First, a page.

Sometimes the Universe steps in and reminds us where we’re supposed to be going.
On Thursday last week, I finished my first aerial hammock class and said to Denis on the way back to our camper, “That makes me feel really happy.”
He said, “You always feel happy when you’re moving.”
This meshes nicely with last week’s (umptillionth) heretofore-unannounced revision to my long-term plan, in which I first discovered that one does not necessarily have to effectively complete a second master’s if one first completes a stand-alone master’s program and then goes for a doctorate, then decided that maybe doing a DMT Master’s (or a counseling or clinical psych Master’s with concurrent DMT cert) first would be a good idea after all, rather than diving directly into a doctoral program and attempting to do the alternate-route certification concurrently.
PlayThink was yet another reminder of the things that make DMT such an ideal fit for me: I love moving; I love helping other people connect with themselves through movement; I don’t want to sit behind a desk; I don’t want to have to wear normal clothes (seriously, if you’re choosing a career path, that’s something worth thinking about: Do I want to spend my entire day in khakis and a tie, or in lycra? As much as I like getting dolled up in a sharp suit, I’m happiest in dancewear).
There’s another point, though, that I didn’t quite get until this morning. I’m going to take the long way ’round to explain it, because words.
Last night, I was pondering and feeling strange about an experience I had at PlayThink; about how a guy (Brandon, if I didn’t hear him wrong) who I barely knew embraced me and just held me for a long moment with a singular intensity and, strangely enough, it didn’t freak me out (that was the part I felt strange about — the not-freaking-out part). I’m still, generally speaking, quite protective of my own body, but for whatever reason, in that particular moment, I was able to just let go and experience and enjoy that physical connection, that closeness (for which, if you ever happen to stumble across this blog, thank you, Brandon!).
I wanted to talk to Denis about it, but was struggling with how to explain all the feels (in fact, I still can’t really articulate how I felt or still feel about that particular experience). I said, “I want to talk about something, but I’m having a hard time explaining it.”
Denis smiled and said, “I always kind of think it’s funny when you say that, because it’s always hard for you to explain things.”
I laughed, then, because he was right: I really struggle to explain anything (even my blog posts get a lot of revision, most of the time), especially abstract concepts.
Feelings are the hardest. I have trouble figuring out how to describe them using the abstract vocabulary of emotion — but I can dance about them … and, oddly enough, often moving my body helps me figure out which words to use.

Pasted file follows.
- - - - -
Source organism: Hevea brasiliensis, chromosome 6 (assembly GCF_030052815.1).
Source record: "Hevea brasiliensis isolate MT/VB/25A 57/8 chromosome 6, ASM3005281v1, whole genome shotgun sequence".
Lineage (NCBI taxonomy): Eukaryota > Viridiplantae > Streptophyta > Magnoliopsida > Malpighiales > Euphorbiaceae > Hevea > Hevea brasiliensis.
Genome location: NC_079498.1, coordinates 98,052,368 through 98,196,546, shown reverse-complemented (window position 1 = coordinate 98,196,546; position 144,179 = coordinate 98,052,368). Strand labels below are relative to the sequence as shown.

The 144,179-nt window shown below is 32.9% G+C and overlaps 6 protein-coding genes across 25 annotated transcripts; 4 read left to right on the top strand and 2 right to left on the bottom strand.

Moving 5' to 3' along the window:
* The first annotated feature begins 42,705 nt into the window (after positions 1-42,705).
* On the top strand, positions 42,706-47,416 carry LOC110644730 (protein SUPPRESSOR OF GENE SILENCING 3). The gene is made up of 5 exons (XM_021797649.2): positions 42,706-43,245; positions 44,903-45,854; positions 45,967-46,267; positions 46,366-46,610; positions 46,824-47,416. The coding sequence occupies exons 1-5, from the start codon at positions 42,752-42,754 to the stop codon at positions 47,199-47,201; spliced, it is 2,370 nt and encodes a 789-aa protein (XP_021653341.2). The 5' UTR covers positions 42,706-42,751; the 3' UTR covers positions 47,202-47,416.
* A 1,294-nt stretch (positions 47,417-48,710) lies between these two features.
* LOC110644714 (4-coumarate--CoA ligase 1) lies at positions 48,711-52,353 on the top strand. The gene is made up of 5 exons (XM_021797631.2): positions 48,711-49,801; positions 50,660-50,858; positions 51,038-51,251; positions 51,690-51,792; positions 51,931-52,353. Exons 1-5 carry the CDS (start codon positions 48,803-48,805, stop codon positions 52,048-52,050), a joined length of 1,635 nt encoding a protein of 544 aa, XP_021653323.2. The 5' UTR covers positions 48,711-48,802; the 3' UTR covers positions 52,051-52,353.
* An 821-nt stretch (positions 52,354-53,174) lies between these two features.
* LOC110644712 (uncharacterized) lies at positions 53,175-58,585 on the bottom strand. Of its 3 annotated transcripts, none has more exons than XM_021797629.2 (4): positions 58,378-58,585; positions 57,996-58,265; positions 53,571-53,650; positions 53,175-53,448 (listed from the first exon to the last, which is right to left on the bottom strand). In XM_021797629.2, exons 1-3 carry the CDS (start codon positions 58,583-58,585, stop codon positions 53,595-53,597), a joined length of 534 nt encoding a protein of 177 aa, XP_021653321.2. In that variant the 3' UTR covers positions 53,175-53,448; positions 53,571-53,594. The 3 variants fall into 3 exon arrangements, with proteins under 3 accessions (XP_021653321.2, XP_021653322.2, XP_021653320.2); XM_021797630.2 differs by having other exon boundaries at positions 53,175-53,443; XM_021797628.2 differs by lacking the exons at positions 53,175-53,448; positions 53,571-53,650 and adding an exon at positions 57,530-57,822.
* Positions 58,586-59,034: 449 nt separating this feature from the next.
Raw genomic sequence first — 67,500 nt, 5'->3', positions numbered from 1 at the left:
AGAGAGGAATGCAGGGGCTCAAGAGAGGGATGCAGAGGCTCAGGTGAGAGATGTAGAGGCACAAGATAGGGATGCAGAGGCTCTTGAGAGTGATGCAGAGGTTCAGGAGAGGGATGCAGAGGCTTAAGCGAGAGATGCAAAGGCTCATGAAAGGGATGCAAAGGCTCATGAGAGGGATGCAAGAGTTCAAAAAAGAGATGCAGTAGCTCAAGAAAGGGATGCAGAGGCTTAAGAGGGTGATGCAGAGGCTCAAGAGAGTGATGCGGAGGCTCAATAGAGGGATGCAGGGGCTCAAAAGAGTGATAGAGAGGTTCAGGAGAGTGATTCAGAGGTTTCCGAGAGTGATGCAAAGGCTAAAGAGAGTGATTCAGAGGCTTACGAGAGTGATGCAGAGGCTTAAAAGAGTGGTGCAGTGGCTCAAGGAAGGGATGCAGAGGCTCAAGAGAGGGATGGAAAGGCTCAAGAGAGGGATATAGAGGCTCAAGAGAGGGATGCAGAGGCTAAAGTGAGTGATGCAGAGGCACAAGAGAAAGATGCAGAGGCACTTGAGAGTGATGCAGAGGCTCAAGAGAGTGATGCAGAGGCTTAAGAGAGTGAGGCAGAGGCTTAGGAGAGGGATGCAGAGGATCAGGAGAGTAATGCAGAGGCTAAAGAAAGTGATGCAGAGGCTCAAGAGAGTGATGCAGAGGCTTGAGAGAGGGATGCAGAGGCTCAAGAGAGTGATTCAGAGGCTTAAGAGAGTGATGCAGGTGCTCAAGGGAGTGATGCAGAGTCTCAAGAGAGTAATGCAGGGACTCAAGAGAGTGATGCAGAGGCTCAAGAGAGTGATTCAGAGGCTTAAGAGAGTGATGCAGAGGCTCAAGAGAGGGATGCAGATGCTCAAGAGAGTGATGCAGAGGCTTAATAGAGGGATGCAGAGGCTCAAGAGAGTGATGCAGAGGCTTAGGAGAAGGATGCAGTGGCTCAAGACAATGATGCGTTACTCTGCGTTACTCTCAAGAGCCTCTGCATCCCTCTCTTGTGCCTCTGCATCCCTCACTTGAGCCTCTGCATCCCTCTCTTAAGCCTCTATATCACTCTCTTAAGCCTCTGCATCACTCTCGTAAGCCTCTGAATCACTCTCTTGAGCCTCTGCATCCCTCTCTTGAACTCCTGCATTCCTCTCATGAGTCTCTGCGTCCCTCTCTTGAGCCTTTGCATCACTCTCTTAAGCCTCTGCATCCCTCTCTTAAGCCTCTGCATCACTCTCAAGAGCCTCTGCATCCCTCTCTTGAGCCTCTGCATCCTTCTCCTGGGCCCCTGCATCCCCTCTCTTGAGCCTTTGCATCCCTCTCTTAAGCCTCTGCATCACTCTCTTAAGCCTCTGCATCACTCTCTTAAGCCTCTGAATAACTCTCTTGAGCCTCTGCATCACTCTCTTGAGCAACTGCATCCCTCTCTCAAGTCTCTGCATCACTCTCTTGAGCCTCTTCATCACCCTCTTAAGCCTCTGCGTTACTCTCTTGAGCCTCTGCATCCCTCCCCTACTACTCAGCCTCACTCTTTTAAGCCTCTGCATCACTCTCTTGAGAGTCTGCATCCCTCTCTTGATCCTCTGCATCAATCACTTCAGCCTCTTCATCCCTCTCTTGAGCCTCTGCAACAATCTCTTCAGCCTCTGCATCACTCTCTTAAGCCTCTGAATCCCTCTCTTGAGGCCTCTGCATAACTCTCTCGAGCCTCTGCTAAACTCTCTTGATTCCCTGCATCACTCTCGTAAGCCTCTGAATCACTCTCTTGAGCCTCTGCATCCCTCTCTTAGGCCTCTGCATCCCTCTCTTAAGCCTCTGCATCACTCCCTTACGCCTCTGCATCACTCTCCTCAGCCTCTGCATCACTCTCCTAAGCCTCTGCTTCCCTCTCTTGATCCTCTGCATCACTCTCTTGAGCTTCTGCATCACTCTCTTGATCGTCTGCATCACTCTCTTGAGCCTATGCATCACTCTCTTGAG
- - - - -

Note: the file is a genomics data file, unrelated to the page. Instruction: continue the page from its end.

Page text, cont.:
Moreover, moving with people makes me feel connected to and comfortable with them in ways that nothing else does. The sense of instantaneous trust I felt towards Brandon resulted at least in part from our participating together in an activity that involved movement, cooperation, and spontaneity. It reminds me of nothing so much as the first group improvisation warmup that we did in Linnie Diehl’s Intro to Dance-Movement Therapy intensive last November at the ADTA conference!
I suspect that connection, that sense of trust that stems from moving together, may be one of the greatest tools that DMT can offer. For those of us who struggle with language and for those of us who struggle with trust, there’s a profound potential there.
That trust is a sacred one. In a way, that same sacred trust suffeses the work of dancers, of aerial artists, of acrobats. There’s a connection that runs deeper than words that we can find when we move together.
It all sounds very mystical, but even mystical experiences occur in the realm of neuroscience (and, in fact, the domain of the liminal, mystical mind is one in which neuroscience as a field is very interested!).
I don’t know, yet, precisely where my journey is taking me, but that is ground I very much hope to explore: first, in the experiential sense, connecting with other dancers, with other artists, and someday with other DMTs and with DMT clients; second, in the scientific sense, trying to understand how our experience of that physical, movement-based connection which bypasses words takes place on a neurobiological level.
DMT as a modality is a good one for me to practice because it takes advantage of my own native language: I’m a physical being first and a cerebral one second, and that’s okay. I realize that this is a huge part of why I am much more confident and social in the ballet studio; why I felt so confident and social at the 2014 ADTA conference; why, at the end of PlayThink this year, I didn’t hesitate when more than one near-stranger bypassed my proferred handshake and went in for a hug.
As for the present tense: maybe I’ll stop trying to describe my experience with Brandon and, instead, I’ll try to dance about it.